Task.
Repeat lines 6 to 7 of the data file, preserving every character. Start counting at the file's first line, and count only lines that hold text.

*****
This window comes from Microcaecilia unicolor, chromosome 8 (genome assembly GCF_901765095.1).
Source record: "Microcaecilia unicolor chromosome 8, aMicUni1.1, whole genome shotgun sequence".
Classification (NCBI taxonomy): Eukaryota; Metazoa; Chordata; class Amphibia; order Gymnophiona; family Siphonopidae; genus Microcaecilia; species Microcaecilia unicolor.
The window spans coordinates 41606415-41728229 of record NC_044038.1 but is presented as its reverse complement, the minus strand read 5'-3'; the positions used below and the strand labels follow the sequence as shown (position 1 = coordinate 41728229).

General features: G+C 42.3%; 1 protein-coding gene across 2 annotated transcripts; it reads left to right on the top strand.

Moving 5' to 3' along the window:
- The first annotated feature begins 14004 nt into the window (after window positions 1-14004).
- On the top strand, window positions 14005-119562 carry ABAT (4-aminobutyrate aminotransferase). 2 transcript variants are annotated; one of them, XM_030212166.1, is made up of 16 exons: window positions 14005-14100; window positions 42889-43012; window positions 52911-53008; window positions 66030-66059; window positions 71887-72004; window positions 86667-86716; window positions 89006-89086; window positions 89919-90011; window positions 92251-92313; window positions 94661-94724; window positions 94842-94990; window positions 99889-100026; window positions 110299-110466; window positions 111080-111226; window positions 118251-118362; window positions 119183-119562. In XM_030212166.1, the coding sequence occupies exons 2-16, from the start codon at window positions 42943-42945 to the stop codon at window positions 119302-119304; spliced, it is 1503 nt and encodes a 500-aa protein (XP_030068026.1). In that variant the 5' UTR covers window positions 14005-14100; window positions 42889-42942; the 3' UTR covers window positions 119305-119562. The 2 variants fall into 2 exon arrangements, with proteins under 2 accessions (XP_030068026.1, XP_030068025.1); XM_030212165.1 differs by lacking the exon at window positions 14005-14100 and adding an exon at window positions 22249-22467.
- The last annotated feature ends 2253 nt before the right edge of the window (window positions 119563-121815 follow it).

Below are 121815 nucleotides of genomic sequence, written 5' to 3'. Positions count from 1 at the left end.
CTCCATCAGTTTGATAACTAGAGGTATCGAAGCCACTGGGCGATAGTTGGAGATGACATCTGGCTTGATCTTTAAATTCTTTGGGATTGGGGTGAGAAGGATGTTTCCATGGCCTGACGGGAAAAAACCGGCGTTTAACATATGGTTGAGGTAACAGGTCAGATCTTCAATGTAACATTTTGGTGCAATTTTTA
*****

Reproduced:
Moving 5' to 3' along the window:
- The first annotated feature begins 14004 nt into the window (after window positions 1-14004).